Relatives of an Ormskirk solider who was awarded the Victoria Cross for bravery met for the first time at a special ceremony in his honour.
William Heaton was given the highest military award for gallantry for helping save the lives of many of his fellow soldiers during the 2nd Boer War.
West Lancashire Borough Council received a request from local historians Chris Bentley and Dot Hawkes to consider commemorating Private Heaton’s bravery.
Following research into the life of William Heaton and consideration of the different ways to acknowledge his achievement, the Council decided to install a carved stone plaque bearing his name and achievement on a path leading up to the existing Boer War Memorial in Victoria Park, St Helens Road, Ormskirk.
The plaque was officially unveiled by the Mayor of West Lancashire Councillor Nikki Hennessy and relatives of William Heaton, who had never met before, were invited to the ceremony.
Mr Bentley and Dot Hawkes also attended the ceremony along with representatives from the Duke of Lancaster’s Regiment, the former Kings (Liverpool) Regiment and the British Legion. Angela Silsby, Mr Heaton’s great niece, came to the ceremony with her mum Catherine Heaton, whose husband was William’s nephew.
Mrs Silsby said: “This was a very proud day and I wish that my father could have lived to have seen this day. It was lovely to meet members from another part of William’s family we had never met before.”
Kevin Robinson and Eileen Foster, great nephew and niece, said: “We are very proud to have someone who served their country so bravely in our family. The ceremony was a very nice occasion and we were very pleased to meet our relatives for the first time.”
In the 2nd Boer War Private Heaton served with the 1st Battalion Kings Liverpool Regiment. His battalion took part in operations leading to the relief of Ladysmith, and in the advance north through eastern Transvaal.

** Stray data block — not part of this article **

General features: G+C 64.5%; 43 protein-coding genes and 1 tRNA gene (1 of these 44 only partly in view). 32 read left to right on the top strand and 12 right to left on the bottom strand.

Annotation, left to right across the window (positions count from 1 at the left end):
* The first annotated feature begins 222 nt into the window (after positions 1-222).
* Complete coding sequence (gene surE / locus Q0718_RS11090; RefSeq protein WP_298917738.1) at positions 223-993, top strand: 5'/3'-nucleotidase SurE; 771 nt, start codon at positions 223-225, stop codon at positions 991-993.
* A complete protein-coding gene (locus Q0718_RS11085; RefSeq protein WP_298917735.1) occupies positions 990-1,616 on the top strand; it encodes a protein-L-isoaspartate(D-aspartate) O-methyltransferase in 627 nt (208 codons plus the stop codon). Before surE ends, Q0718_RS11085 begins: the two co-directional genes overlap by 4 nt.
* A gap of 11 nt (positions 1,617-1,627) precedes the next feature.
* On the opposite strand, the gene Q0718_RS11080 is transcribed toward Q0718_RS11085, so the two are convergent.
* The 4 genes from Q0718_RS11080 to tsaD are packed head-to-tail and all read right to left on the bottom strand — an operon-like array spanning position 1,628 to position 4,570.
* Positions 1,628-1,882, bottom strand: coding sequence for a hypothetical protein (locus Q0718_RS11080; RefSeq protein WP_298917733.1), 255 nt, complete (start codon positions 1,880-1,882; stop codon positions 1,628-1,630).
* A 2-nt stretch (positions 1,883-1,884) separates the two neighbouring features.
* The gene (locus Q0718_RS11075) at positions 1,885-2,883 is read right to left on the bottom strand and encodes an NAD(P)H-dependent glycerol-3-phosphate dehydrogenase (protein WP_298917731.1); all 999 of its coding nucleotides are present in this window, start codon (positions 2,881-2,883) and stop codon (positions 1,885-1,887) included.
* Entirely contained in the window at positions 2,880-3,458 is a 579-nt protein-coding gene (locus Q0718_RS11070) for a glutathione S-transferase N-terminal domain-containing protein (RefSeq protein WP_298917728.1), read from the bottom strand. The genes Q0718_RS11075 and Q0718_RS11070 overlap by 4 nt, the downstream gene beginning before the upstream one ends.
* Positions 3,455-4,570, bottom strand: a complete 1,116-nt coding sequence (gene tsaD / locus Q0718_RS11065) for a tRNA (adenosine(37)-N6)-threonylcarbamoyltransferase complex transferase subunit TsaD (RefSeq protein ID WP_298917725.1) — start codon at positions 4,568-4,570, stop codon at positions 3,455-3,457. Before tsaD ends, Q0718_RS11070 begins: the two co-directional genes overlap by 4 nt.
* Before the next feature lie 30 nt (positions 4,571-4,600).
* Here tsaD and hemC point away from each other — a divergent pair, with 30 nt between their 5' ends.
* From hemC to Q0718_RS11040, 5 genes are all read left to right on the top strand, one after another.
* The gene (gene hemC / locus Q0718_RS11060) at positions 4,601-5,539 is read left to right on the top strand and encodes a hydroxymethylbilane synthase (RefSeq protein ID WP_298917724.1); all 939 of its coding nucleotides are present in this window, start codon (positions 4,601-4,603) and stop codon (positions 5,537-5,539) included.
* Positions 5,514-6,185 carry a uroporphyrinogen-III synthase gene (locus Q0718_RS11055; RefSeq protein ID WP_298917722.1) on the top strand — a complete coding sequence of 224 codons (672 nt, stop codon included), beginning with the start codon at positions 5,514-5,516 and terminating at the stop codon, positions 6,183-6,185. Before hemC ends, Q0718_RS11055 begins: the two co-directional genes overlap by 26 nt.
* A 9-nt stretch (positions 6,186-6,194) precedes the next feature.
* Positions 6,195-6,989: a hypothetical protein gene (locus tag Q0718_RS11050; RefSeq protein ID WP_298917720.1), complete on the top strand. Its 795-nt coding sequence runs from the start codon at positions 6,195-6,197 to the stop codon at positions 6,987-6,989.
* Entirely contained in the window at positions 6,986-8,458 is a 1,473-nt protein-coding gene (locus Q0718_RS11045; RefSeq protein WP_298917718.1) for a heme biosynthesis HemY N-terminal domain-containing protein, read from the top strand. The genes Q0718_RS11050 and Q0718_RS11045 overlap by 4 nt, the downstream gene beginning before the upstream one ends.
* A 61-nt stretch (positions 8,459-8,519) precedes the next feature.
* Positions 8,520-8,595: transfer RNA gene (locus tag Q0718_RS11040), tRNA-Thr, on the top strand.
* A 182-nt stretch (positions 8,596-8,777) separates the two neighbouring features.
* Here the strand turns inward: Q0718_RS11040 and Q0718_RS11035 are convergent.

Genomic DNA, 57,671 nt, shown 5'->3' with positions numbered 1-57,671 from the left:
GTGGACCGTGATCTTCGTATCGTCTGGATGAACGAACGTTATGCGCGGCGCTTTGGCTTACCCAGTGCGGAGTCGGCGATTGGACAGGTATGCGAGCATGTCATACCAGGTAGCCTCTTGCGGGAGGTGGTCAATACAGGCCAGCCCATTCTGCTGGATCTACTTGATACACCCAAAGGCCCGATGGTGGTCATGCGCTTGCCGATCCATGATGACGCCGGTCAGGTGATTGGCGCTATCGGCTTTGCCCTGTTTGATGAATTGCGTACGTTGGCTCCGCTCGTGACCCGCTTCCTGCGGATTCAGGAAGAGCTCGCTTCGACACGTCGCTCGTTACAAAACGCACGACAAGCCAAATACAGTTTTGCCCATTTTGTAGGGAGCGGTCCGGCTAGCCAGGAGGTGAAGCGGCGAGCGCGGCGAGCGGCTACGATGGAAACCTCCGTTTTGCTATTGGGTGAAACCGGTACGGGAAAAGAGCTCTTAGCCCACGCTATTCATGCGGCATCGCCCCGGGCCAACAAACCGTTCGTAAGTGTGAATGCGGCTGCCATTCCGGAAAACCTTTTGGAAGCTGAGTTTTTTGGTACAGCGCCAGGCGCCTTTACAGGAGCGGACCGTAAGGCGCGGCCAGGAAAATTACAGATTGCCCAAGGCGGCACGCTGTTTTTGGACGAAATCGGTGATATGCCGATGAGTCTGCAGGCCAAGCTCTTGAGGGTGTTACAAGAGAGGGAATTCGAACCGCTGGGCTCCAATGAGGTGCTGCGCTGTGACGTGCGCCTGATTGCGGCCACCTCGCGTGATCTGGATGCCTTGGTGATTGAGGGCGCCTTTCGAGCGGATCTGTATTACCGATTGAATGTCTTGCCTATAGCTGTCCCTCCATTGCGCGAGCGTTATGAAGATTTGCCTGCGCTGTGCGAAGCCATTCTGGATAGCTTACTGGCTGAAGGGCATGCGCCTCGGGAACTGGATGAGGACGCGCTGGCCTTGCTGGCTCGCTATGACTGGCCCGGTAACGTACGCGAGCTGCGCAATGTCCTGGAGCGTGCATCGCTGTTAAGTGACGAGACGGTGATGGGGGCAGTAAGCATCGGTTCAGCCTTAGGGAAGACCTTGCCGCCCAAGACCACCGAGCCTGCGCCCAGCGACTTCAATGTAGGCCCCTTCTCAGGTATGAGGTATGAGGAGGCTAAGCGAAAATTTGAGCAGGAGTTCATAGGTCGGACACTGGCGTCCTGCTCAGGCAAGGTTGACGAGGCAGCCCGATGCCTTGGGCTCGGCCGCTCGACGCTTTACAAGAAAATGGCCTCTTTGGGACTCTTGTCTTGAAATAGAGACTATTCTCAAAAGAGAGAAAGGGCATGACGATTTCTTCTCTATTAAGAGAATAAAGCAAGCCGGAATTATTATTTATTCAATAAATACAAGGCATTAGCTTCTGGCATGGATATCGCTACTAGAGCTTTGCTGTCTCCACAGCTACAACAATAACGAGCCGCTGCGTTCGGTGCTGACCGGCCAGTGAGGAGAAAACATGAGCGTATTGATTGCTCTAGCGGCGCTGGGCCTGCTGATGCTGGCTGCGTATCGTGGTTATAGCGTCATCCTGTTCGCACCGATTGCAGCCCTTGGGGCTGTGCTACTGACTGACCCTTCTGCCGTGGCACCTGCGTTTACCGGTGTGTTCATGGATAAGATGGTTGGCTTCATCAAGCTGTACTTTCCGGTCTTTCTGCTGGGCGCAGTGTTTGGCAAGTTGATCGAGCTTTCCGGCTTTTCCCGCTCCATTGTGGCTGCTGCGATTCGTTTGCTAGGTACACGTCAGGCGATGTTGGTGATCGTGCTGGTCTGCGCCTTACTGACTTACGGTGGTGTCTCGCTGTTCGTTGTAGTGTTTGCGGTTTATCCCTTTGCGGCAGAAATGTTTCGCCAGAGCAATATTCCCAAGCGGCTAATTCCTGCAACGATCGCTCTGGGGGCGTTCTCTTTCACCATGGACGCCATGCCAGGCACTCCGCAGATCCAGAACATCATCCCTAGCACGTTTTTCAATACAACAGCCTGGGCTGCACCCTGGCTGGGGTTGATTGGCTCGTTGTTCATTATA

On 23 August 1900 his company was in danger of being overrun near Geluk Farm when Private Heaton volunteered to take a message explaining their desperate situation at considerable risk to his own life.
Had it not been for Private Heaton’s courage, the remainder of his company would most likely have been killed. Private Heaton was later promoted to Corporal and received his Victoria Cross Medal from the Duke of York (who was later crowned King George V) at Pietermaritzburg in South Africa on 14 August 1901.
On returning home he was met by a reception at Ormskirk Train Station, and a service was held at the Drill Hall (now Ormskirk Civic Hall), on Southport Road.
When he left the army Mr Heaton worked as a caretaker in a bank. By this time he was married with a daughter. But when World War One began Mr Heaton enlisted with the Kings Liverpool Regiment, 7th Battalion, and saw action on the Western front near Ypres. When his wife passed away Mr Heaton moved to Southport.
He died on 5 June 1941 and was buried with full military honours. His medals, including the Victoria Cross, are on display at the Liverpool Museum.
Councillor Hennessy, Mayor of West Lancashire, said: “I am really proud that the Council has installed this plaque in tribute to the remarkable bravery of William Heaton. I served in the Royal Logistics Corps of the Territorial Army for more than 30 years and it was a great honour for me to unveil the plaque and meet members of Mr Heaton’s family.”